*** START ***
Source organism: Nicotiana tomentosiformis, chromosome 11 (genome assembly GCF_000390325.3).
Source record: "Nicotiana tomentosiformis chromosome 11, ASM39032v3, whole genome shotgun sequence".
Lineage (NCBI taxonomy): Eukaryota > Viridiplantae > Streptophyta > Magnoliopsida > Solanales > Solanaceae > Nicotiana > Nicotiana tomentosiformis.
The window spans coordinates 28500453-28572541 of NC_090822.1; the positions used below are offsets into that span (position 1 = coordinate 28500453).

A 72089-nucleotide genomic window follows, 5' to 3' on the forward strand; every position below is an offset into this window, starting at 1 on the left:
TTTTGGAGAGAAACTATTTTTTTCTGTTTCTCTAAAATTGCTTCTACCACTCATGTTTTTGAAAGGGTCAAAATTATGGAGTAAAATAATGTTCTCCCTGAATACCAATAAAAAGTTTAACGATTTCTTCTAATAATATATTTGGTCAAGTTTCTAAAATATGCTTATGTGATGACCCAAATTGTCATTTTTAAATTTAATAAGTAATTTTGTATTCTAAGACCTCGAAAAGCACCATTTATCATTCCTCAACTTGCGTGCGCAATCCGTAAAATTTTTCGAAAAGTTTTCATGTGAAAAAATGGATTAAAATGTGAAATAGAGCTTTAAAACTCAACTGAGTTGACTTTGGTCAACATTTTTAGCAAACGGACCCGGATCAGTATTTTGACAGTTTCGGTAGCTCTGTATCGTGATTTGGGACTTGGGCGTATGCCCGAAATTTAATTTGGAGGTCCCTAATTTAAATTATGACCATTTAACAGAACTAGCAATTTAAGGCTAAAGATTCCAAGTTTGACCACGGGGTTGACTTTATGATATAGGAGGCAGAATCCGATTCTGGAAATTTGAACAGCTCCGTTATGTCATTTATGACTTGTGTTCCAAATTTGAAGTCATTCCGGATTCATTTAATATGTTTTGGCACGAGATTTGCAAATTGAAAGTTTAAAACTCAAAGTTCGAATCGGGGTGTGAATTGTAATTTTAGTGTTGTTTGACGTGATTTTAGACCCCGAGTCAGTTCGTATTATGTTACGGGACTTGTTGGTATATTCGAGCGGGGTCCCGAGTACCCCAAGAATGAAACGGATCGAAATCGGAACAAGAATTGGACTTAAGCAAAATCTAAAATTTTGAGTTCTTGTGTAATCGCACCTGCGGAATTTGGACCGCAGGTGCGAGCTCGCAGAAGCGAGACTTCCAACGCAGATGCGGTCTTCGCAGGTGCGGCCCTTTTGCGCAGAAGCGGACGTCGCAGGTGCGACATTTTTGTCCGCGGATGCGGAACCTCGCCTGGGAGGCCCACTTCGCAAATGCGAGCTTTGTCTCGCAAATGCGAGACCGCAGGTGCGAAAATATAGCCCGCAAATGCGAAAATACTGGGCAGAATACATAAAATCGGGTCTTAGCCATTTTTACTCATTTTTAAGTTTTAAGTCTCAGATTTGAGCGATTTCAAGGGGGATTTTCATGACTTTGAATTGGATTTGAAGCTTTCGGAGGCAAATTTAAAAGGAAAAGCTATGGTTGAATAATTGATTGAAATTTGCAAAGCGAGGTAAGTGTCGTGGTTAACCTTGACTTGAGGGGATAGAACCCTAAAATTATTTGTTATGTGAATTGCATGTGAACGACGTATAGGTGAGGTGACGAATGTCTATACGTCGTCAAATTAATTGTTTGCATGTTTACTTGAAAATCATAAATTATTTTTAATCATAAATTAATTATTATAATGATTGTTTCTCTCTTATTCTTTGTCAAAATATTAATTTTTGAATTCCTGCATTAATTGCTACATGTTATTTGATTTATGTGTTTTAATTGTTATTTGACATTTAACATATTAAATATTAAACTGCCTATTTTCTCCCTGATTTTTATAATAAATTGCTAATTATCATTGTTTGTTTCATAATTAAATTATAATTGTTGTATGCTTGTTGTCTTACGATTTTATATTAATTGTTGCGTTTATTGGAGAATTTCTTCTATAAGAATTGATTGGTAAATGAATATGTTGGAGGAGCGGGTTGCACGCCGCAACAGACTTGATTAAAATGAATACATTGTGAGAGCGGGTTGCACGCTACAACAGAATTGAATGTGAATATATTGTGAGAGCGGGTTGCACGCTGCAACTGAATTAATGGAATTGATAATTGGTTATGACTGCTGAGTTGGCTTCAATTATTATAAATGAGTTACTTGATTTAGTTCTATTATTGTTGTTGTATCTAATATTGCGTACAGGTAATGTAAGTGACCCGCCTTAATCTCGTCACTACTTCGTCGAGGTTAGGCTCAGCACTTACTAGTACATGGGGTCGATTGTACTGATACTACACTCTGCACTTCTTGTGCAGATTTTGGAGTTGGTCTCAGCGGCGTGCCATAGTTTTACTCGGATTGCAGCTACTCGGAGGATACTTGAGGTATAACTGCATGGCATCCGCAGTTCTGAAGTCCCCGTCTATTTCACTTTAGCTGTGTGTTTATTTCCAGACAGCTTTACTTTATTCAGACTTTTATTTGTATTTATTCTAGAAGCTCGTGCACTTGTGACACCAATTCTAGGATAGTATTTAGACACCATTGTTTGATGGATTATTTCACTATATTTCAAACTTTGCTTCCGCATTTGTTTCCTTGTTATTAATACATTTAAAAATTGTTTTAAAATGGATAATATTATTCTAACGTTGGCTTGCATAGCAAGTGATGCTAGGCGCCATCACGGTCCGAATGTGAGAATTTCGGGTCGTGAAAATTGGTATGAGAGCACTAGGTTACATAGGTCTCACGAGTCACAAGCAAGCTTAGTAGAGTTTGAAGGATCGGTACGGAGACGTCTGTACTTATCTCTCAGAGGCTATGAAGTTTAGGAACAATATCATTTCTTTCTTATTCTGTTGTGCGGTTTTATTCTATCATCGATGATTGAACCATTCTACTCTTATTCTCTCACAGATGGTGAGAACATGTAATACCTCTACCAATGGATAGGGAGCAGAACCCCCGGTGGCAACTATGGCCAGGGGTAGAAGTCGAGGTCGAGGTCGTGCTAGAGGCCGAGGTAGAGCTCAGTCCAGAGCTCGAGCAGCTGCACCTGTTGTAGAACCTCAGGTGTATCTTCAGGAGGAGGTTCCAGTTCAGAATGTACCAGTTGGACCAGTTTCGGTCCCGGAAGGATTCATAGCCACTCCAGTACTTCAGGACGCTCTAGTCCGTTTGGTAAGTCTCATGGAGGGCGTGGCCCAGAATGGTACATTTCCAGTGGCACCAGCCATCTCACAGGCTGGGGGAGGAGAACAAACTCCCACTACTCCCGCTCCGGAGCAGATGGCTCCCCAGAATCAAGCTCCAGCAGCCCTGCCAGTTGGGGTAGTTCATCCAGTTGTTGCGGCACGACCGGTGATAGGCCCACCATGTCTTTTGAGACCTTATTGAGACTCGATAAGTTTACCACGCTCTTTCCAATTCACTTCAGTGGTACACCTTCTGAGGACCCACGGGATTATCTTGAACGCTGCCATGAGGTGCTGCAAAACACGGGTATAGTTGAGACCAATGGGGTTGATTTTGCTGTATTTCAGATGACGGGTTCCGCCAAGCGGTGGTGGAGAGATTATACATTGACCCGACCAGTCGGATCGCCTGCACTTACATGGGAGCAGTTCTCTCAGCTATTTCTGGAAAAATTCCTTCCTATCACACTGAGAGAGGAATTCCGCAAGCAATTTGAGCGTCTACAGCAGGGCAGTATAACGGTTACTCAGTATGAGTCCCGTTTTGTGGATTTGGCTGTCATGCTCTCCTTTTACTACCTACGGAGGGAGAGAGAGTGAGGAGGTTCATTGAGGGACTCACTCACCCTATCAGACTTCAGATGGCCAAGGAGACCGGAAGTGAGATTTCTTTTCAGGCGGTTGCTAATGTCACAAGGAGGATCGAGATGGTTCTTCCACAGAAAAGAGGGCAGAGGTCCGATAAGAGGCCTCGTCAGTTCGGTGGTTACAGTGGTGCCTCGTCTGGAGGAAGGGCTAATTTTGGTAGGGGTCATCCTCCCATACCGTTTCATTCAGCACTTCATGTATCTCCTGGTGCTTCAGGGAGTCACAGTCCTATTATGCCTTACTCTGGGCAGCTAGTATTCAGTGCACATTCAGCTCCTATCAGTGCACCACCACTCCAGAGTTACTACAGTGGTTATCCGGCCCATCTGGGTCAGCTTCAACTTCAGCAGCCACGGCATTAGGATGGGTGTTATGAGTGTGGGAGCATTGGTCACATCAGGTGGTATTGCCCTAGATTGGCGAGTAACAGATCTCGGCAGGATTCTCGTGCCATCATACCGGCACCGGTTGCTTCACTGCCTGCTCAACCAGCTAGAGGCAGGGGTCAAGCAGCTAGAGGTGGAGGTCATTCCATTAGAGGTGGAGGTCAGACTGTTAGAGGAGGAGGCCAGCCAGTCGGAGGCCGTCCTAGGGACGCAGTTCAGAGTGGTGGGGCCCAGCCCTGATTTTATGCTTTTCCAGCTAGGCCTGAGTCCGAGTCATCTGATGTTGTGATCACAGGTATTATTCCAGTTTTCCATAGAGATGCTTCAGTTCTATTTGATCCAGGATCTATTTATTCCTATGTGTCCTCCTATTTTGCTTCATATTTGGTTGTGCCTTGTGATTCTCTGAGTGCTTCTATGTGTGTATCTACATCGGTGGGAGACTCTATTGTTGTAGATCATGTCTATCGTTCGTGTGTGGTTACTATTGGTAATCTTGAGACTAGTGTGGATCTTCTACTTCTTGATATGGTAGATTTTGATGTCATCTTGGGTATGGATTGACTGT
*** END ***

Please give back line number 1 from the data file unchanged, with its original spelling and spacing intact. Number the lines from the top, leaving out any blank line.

Source organism: Nicotiana tomentosiformis, chromosome 11 (genome assembly GCF_000390325.3).